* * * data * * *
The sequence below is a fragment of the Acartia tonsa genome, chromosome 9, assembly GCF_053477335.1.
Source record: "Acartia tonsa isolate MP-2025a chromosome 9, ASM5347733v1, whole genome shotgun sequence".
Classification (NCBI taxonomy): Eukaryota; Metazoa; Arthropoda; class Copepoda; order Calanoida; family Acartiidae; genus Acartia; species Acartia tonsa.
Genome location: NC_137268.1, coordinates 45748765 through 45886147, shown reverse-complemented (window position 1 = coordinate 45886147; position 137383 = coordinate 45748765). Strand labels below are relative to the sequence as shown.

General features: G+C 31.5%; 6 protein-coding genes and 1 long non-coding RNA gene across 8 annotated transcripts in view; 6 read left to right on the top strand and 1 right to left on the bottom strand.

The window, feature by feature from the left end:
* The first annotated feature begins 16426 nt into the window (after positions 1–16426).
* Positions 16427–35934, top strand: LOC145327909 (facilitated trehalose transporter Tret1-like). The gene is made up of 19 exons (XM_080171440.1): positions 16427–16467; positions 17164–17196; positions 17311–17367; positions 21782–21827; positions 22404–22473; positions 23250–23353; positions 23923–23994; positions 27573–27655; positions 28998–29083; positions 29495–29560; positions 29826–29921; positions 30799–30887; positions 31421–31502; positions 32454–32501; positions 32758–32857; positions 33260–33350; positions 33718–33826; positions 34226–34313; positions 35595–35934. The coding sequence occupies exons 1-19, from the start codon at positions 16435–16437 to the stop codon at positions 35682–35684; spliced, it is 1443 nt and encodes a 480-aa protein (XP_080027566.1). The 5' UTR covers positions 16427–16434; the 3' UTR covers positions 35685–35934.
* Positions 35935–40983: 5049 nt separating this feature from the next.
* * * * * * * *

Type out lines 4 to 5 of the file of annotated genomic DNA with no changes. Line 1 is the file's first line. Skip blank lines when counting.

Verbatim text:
Genome location: NC_137268.1, coordinates 45748765 through 45886147, shown reverse-complemented (window position 1 = coordinate 45886147; position 137383 = coordinate 45748765). Strand labels below are relative to the sequence as shown.

General features: G+C 31.5%; 6 protein-coding genes and 1 long non-coding RNA gene across 8 annotated transcripts in view; 6 read left to right on the top strand and 1 right to left on the bottom strand.